The gap between the upper and lower walls of the inguinal canal is called the inguinal gap.

spermatic cord (in men) or round ligament of the uterus (in women),

genital branch of the femoral-genital nerve.

The femoral canal is formed during the formation of a femoral hernia (when the hernial sac exits from the abdominal cavity in the femoral fossa, between the superficial and deep leaves of its own fascia, and emerges under the skin of the thigh through the oval fossa).

Femoral openingschannel:

inner hole corresponds to the femoral ring, which is limited to:

in front - inguinal ligament,

back - comb ligament,

medially - lacunar ligament,

lateral - femoral vein,

outer hole - subcutaneous fissure (the oval fossa receives this name after rupture of the ethmoid fascia).

front - the surface leaf of the own fascia of the thigh (in this place it is called the upper horn of the crescent edge),

back - a deep leaf of the own fascia of the thigh (in this place it is called the comb fascia),

lateral - the vagina of the femoral vein.

Features of the anterolateral wall of the abdomen in newborns and children

In infants, the abdomen has the shape of a cone, facing the narrow part down. The anterior abdominal wall in infancy protrudes forward and slightly sags, which is associated with insufficient muscle development and aponeurosis. In the future, when the child begins to walk, with an increase in muscle tone, the bulge gradually disappears.

The skin of the abdomen in children is soft, subcutaneous fat is relatively large, especially in the suprapubic and inguinal areas, where its thickness can reach 1.0-1.5 cm. The superficial fascia is very thin and has a single leaf even in full and physically developed children. The muscles of the abdominal wall of children under one year old are poorly developed, aponeurosignal and relatively wide. As the child grows, muscle differentiation occurs, and the aponeurotic part of them gradually decreases and

thickens. Between the spigel line and the lateral edge of the rectus abdominis muscles, from the costal arch to the pupartic ligament, aponeurotic stripes are 0.5 to 2.5 cm wide on both sides. These sections of the abdominal wall are the weakest in young children and can serve as the sites for the formation of hernial protrusions ( hernia of the Spigel line). The vagina of the rectus abdominis muscle is poorly developed, especially its posterior wall.

The white line of the abdomen in infants is distinguished by a relatively large width and small thickness. Downward from the umbilical ring, it gradually narrows and passes into a very narrow strip. In the upper part of it, near the navel, thinned areas are often observed in which defects between the aponeurotic fibers are found in the form of elongated narrow gaps. Through some of them, neurovascular bundles pass. They are often the gates of hernias of the white line of the abdomen. The transverse fascia and parietal peritoneum of small children are in close contact with each other, since preperitoneal fatty tissue is not expressed. It begins to form the last two lives, with age, its number increases, especially sharply during puberty.

The inner surface of the anterior abdominal wall in younger children looks smoother than in adults. The supravesical fossa is almost absent. In the lateral umbilical-cystic folds, umbilical arteries are still passable for some time after the generation. The blood vessels located in the layers of the anterior abdominal wall are very elastic in young children, they are easily collapsed and bleed little when cut.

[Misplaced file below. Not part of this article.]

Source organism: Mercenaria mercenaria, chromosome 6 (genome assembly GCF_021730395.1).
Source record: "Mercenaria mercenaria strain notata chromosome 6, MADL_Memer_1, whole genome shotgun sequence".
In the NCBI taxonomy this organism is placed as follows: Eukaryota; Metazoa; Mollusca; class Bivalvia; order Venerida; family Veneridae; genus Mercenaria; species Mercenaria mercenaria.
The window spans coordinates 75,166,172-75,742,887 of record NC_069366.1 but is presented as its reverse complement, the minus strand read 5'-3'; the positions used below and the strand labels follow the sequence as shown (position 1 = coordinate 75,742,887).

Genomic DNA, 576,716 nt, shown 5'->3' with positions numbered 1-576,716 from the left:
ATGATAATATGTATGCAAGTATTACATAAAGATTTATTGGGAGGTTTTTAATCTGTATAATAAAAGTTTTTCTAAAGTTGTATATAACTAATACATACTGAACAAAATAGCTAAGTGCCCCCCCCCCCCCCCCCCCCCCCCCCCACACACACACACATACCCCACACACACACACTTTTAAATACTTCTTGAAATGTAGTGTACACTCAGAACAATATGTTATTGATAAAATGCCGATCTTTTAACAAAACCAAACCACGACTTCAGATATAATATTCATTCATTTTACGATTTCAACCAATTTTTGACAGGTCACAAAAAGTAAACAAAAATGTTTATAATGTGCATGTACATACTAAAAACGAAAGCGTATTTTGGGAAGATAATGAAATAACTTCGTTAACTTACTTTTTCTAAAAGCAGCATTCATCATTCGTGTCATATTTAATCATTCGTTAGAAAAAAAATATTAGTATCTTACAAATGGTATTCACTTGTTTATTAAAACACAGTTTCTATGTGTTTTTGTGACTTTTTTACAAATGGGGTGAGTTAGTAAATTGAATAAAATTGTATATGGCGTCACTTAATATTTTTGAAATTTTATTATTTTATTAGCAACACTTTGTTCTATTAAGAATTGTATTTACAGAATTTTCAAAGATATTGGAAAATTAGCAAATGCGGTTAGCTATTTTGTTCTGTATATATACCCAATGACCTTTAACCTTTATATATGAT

After the umbilical cord falls off (5–7 days of postpartum), in its place as a result of fusion of the skin with the edge of the umbilical ring and the parietal sheet of the peritoneum, an “navel” is formed, which is an inverted connective tissue scar. Simultaneously with the formation of the navel, the closure of the umbilical ring occurs. The most dense is its lower semicircle, where three connective tissue strands corresponding to obliterated umbilical arteries of the canal duct end. During the first weeks of a child’s life, the last ones, together with the barton jelly that covers them, transform

seam in dense scar tissue and, fused with the lower edge of the umbilical ring, provide its tensile strength. The upper half of the ring is weaker and can serve as a place for the exit of hernias, since a thin-walled umbilical vein passes here, covered only by a thin layer of connective tissue and umbilical fascia. Umbilical fascia in newborns sometimes does not reach the upper edge of the umbilical ring, creating an anatomical prerequisite for the formation of hernial collars. In one-year-old children, the fascia completely or partially closes the umbilical region.

In young children, the inguinal canal is short and wide, and the direction is almost straight - front to back. With the growth of the child, as the distance between the wings of the ilium increases, the course of the canal becomes oblique, its length increases. The inguinal canal of newborns and often in children of the first year of life is lined with the serous membrane of an overgrown vaginal process of the peritoneum.

Inguinal canal -

Inguinal canal, canalis inguinalis, is the gap through which the spermatic cord, funiculus spermaticus, in men and the round ligament of the uterus, lig. teres uteri, in women. It is placed in the lower abdominal wall on either side of the abdomen, immediately above the inguinal ligament, and goes from top to bottom, from the outside inward, from back to front. Its length is 4.5 cm. It is formed as follows: the internal oblique and transverse muscles grow to the outer two-thirds of the groin of the inguinal ligament, but they do not have this fusion throughout the medial third of the ligament and freely spread through the spermatic cord or round ligament.